People

Eduardo Mendoza Ramírez

Postdoctoral ScholarCIECO-UNAM, Campus Morelia Centro de Investigaciones en Ecosistemas

Senior Research FellowUCLA Center for Tropical Research

Phone: (443) 322-2706
Email: mendoza.mere@gmail.com

Centro de Investigaciones en Ecosistemas,
CIECO-UNAM, Campus Morelia.
Antigua Carretera a Pátzcuaro # 8701,
Col. Ex-Hacienda de San José de la Huerta,
Morelia, Michoacán, México 58190

Center for Tropical Research
Institute of the Environment and Sustainability

University of California, Los Angeles
Lakretz Hall, Suite 300
619 Charles E. Young Dr. East
Los Angeles, CA 90095-1496

Research Interests

The main goal of my studies is to understand how tropical biodiversity is being impacted by anthropogenic perturbations such as habitat degradation (i.e., deforestation and fragmentation) and hunting.  I am particularly interested in the ecological impacts anthropogenic perturbation has on plant-mammal interactions and how this, by affecting ecological processes such as: seed predation, seed dispersal and herbivory, ultimately alters plant community diversity.  I am developing research in complementary areas with the aim of developing expertise and a comprehensive approach to addressing this issue.

The impact of mammal defaunation on plant dynamics: an experimental approach

In collaboration with Dr. Rodolfo Dirzo (Stanford University) we set up in January 2008 a group of 25 triplets of experimental plots (3x6 m) in the vicinity of the Field Station Chajul. This field station is located in the southern limit of the Montes Azules Biosphere Reserve (RBMA) in the state of Chiapas, Mexico. The RBMA (331, 200 ha) constitutes one of the largest remnants of tropical rain forests in México. Each triplet consists of a free access plot, a partially excluded plot (fenced with chicken wire but open at the base) and an excluded plot (fenced with chicken wire and galvanized sheet metal).  Treatments are aimed to mimic different degrees of terrestrial mammal defaunation. Within each plot a central area of 1x4 m was marked and all the plants between 30 cm and 1.5 m in height were identified to species or genus, mapped and measured (height). Annual censuses will allow us to quantify plant mortality, growth and recruitment patterns under the different treatments.

Camera-trapping survey of the mammalian community in the Jasper Ridge Preserve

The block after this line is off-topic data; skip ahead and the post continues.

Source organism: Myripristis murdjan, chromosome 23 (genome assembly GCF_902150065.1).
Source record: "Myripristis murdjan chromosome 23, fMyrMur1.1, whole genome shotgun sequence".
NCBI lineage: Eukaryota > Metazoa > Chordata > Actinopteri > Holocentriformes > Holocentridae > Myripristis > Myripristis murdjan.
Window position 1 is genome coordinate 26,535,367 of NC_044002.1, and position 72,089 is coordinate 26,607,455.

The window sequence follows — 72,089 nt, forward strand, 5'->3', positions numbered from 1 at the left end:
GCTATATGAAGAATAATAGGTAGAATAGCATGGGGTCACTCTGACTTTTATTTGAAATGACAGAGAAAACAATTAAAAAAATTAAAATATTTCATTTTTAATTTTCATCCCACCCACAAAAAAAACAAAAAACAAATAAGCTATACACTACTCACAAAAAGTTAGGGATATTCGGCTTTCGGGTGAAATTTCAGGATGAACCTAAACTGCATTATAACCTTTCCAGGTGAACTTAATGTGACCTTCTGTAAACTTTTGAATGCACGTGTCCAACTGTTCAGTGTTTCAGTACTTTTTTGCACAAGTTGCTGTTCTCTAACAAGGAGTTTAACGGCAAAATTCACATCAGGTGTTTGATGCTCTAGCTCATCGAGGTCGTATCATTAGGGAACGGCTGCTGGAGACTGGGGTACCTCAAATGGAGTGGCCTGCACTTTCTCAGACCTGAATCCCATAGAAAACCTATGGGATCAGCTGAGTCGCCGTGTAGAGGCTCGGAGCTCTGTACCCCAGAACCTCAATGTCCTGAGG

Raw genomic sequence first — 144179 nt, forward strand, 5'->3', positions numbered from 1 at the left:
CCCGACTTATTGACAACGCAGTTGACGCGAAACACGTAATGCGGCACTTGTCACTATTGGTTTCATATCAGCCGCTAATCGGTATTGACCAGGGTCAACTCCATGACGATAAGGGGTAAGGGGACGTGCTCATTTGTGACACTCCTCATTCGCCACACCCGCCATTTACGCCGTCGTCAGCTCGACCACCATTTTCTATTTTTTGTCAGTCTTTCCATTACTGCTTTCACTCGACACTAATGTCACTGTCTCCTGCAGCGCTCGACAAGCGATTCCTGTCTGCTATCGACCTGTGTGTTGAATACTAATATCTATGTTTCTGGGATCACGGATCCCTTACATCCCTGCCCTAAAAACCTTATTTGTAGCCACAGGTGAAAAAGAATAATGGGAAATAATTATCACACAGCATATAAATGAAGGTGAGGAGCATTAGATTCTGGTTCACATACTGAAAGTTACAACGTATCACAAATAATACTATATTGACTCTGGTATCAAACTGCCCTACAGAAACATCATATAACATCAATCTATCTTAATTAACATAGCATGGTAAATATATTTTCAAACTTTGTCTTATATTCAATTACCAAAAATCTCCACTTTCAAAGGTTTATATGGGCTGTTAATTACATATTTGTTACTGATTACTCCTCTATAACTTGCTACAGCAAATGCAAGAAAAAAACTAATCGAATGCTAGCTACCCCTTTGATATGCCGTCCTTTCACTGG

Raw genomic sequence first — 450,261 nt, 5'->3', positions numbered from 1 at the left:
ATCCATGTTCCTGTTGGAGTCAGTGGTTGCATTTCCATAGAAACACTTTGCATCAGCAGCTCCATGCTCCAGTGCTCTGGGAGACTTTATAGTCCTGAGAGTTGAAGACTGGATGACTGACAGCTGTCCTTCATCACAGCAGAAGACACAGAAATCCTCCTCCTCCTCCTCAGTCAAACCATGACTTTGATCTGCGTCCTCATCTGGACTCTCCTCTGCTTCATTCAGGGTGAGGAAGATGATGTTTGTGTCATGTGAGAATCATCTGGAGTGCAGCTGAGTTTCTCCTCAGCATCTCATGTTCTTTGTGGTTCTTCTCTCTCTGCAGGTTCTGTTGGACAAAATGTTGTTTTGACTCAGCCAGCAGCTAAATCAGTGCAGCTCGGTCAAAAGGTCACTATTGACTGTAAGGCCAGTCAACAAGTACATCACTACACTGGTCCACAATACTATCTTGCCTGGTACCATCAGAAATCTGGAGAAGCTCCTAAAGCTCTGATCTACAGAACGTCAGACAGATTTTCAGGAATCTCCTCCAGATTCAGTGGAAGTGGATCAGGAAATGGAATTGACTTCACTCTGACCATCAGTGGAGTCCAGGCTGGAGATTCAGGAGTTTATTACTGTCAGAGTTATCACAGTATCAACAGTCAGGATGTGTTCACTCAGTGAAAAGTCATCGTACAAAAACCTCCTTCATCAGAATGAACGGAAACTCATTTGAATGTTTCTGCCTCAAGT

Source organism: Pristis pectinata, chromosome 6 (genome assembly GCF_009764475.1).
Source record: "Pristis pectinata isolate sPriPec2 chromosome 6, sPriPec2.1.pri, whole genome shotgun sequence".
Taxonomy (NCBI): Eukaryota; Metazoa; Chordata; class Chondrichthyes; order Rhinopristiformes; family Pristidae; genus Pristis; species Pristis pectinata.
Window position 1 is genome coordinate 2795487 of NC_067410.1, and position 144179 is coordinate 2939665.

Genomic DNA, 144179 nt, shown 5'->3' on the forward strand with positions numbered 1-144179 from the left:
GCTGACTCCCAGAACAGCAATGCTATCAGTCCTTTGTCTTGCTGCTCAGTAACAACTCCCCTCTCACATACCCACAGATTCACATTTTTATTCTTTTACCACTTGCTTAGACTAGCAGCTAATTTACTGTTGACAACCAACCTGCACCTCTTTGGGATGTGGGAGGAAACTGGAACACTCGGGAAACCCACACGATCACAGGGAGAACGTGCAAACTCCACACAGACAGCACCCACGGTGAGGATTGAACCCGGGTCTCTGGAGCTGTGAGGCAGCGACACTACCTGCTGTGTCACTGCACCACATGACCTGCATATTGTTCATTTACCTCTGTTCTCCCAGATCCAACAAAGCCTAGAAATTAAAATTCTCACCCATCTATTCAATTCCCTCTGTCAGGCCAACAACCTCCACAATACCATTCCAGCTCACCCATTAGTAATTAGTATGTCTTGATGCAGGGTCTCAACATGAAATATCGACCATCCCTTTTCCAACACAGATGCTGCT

With the collaboration of a group of students, postdocs, staff and volunteers, leaded by Dr. Rodolfo Dirzo, we carried out a two-year and a half survey (2006-2008) of the mammalian community present at the Jasper Ridge Biological Preserve operated by Stanford University.  Our sampling design consisted in a regular array of 12 stations aimed to cover the entire preserve (481 ha). Each station had two film cameras 10 m apart connected to an active infrared animal detection system. Over the course of this survey we collected almost 16 000 pictures of animals including: deer, bobcat, raccoon, rabbits, coyotes, foxes, squirrels, skunks and opossums. We are currently analyzing this dataset looking at the patterns of spatial and temporal variation in the occurrence of the different species in relationship to climatic and vegetation variables.  In addition, for bobcats we are testing different approaches to estimate species abundance.

Ecology and conservation of mega-herbivores in Southeast México

Currently, with the support of Dr. Thomas B. Smith and researchers and postdocs from the CTR at UCLA, I am developing an approach to generate more accurate information about the current conservation status of the last mega-herbivore occurring in Neotropical forests: the tapir.  The aim of this project is to use DNA analyses of fecal samples and spatial modeling to generate demographic and genetic information that helps to assess the conservation status of this species in Southeast México.

Publications

Mendoza, E., Fuller, T., Thomassen, H. A., Buermann, W. and Smith, T. B. Submitted.  Effectiveness of the Mesoamerican Biological Corridor to protect biodiversity: the case of tapirs in southern Mexico.

Mendoza, E., Martineau, P., Brenner, E.and Dirzo, R. In review. A novel method to improve animal individual identification  based on camera-trapping data. Journal of Wildlife Management.

Mendoza, E. and Dirzo, R. 2009. Seed tolerance to predation: evidence from the toxic seeds of the buckeye tree (Aesculus californica; Sapindaceae). American Journal of Botany 96: 1255-1261.

Mendoza, E. and Dirzo, R. 2007. Does interspecific seed-size variation determine differential predation by mammals? An experimental test in a Neotropical rain forest. Oikos 116: 1841-1852.

Dirzo, R., Mendoza, E. and Ortíz, P. 2007. Effects of differential mammalian defaunation on seed predation patterns in a Mexican tropical rain forest. Biotropica 39: 355-362.

Mendoza, E., J. Fay and Dirzo, R. 2005. A quantitative analysis of forest fragmentation in Los Tuxtlas, southeast Mexico: patterns and implications for conservation. Revista Chilena de Historia Natural 78: 451-467.

Mendoza, E. and Dirzo, R. 1999. Deforestation in Lacandonia (southeast Mexico): evidence for the declaration of the northernmost tropical hot-spot. Biodiversity and Conservation 8:1621-1641.



Center for Tropical Research | UCLA Institute of the Environment and Sustainability
La Kretz Hall, Suite 300 | 619 Charles E. Young Dr. East | Los Angeles, CA 90095-1496

The Center for Tropical Research, located on the third floor of La Kretz Hall, is part of the Institute of the Environment and Sustainability at the University of California, Los Angeles. For general inquiries, contact Christa Gomez, CTR Office Manager, at 310-206-6234, or by email at cgomez@lifesci.ucla.edu. Visitors are always welcome.

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